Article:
A Sand County Almanac

A eulogy for the North American Wilderness

Table of Contents

The world that Aldo Leopold was trying to save is gone, and can never come back. We have preserved a fraction as museum pieces, but the ecologies and ecosystem that thrived for thousands of years have been reduce to a smattering of half-chewed memories, beset on all sides by ravenous Progress.

Now, we're 75 years after this treatise on the Land Ethic, and Leopold never had to see the rise of the American lawn, parking lots, commercial air travel, plastics invading ever corner of our lives and the ecosystem, DDT, the West on fire, weeks and months and years of the highest temperatures ever recorded.

Now, we can plant native plants but we don't know what we're aiming for. So few of us have ever seen truly wild places, let alone remember what they look like, smelled like, how they sang, how they celebrated, how they burned. We plant and plant and we beg the Land to remember so that we can remember, so that we can taste the tiniest morsel of the abundance that used to fill baskets to the brim with more than enough to spare and share.

I look around and see a microcosm of it all — progress, ease, "cleanliness", disregard or disinterest for the natural world that we are a part of, not the Master of. Even if we were its master, what a pathetic job we've done of that. We kill the soil, the foundation of it all, and dredge up the remains of the long-dead beings of this world to try to make it whole again. Even the flora and fauna from millions of years before the Age of Man cannot rest, are not free from our destruction and subjugation.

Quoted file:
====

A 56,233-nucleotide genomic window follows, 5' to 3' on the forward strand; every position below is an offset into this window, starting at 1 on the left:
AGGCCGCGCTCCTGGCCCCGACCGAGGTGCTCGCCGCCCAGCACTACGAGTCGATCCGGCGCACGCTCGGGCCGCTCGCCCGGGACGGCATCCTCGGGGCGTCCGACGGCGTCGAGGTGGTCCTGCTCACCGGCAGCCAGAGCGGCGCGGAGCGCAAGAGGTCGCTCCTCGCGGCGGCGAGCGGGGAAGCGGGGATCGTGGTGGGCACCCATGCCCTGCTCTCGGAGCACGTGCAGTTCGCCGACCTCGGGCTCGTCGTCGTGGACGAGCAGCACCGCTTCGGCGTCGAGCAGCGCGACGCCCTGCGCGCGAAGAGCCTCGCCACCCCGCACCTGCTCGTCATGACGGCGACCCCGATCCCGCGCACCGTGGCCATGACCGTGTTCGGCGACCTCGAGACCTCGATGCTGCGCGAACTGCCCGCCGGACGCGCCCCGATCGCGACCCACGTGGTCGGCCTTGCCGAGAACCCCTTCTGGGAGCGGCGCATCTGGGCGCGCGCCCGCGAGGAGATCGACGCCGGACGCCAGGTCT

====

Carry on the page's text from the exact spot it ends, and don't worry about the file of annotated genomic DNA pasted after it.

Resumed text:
There is rarely true care for the Land in the American heart, just love for What That Land Might Get Me. The value in the land is in what you can get when you sell it some day, and until then it's a chore, something to be beaten into submission. 

The need for a Land Ethic has only increased and it feels more imperative than ever that those of us who do feel these things must do whatever we can to awaken a spirit of deep appreciation for the Land that supports us all.

For my part it feels as yet another call to deepen this Naturalist practice, to share more, to make all of this more accessible than it ever has been. I was just as oblivious as anyone not that long ago, and I had to go through plenty in a few years to reach the point where I could remember what the more-than-human world meant to me, but I don't think it has to be such an arduous thing for everyone as moving across the country and having a bit of an identity crisis.

The world that Aldo Leopold was trying to save is gone, but the world we have now is still here, and we can do our damnedest to respect its right to exist without having to justify that existence to the temporary and ever-shifting values of humankind.